Hats off to Andrew Reamer at Brookings for another great advocacy piece on the U.S. federal statistical system.
is a call-to-action for policy makers to create a labor market statistical system which actually tracks labor needs, educational attainment, and other supply and demand issues in a more comprehensive and real-time manner. It is time that we stopped obscuring the inequalities and the failures (and successes) of our education system through a hamstrung statistical system. For too long we have operated blindly with regard to our labor inputs and outputs and Andrew has many concrete recommendations for bringing these measures together. I wanted to call my readers' attention to a section where Andrew talks about some innovations occurring currently:
Local Employment Dynamics: LED links and analyzes millions of workforce administrative records, particularly establishment and employee wage records from state unemployment insurance systems. An experimental program for a decade, Congress approved permanent status for the program in 2009. With annual funding of $14 million, LED is in the first of a three-year expansion plan. LED’s Quarterly Workforce Indicators analyzes workforce dynamics such as hires, fires, turnover, and wage levels by geography (state, metro, county, workforce investment board) and demographic characteristics (age, sex). OnTheMap visualizes the relation- ship between where people work and reside. A third product, a job-to-job flows tool, will show how defined groups of workers (e.g., in a particular industry and geography, with particular demographic characteristics) move through the economy over time. LED is close to having 50-state coverage. Over the next two years, with proper funding, it plans to add worker characteristics of occupation, educational attainment, race, and ethnicity.
Statewide Longitudinal Data Systems: Statewide longitudinal data systems are NCES-supported, state-managed efforts that track individual progress through formal education programs (pre-kindergarten to postsecondary) and into the workforce. Forty- one states and DC have received NCES grants, totaling $515 million since FY2006. NCES and ETA are encouraging the matching of worker job, wage, and training history with academic history. The Census Bureau’s LED offers the potential to link education data with workforce outcomes across state lines. A complete set of 51 SLDS that link education and workforce microdata would greatly aid understanding of educational program outcomes and career path patterns and so inform student choices of careers and schools, employer choice of workers, educational program design, and public policies.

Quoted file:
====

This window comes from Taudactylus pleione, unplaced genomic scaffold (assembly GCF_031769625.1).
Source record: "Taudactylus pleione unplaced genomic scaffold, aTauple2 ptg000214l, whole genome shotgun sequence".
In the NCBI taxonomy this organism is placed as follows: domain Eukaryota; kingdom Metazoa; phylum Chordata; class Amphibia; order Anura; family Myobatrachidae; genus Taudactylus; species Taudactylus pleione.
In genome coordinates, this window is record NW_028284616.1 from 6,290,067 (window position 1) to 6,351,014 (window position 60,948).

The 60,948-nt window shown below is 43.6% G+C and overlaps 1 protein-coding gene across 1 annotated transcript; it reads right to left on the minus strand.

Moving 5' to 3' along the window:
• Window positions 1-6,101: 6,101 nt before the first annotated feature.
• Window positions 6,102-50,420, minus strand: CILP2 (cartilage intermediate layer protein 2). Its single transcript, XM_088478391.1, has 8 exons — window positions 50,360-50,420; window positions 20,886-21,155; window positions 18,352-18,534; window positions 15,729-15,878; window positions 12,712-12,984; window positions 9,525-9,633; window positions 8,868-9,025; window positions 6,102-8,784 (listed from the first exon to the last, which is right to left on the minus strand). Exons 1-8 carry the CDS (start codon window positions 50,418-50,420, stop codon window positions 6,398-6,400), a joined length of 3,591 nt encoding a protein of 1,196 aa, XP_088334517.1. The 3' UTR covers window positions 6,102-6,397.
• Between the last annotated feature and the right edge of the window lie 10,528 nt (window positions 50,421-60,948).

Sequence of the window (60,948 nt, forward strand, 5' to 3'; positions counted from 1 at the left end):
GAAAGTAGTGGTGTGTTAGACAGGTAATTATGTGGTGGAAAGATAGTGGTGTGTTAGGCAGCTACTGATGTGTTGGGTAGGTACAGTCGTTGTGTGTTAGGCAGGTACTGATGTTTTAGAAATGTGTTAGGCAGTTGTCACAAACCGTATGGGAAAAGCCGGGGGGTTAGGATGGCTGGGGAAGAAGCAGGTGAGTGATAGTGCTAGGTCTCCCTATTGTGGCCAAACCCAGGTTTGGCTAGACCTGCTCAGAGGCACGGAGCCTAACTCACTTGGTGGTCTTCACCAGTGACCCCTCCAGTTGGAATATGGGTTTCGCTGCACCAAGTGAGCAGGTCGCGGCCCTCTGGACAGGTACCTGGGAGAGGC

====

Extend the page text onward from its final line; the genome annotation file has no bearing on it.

Real-Time LMI: Using $4 million in Recovery Act funds, ETA is supporting an eight-state consortium’s development of an innova- tive real-time LMI project for green jobs in the Northeast. Through use of intelligent software, job ads on the web are regularly “scraped” and analyzed to collect current and trend information about job vacancies by geography, occupation, industry, required levels of education and experience, and earnings levels. The information is auto-coded (into standard occupational and industry coding structures) and parsed (to categorize and understand the meaning of the words/phrases contained in the ads). The tech- nology eliminates the time lag between data collection and data production common to most publicly-produced data sources. Real-time LMI will enable vacancy rate estimation, six- and 12-month projections of occupational demand, and better under- standing of the demand for and supply of community college certificates and industry certifications. If successful, and with proper funding, real-time LMI technology could be applied to all regions and occupations.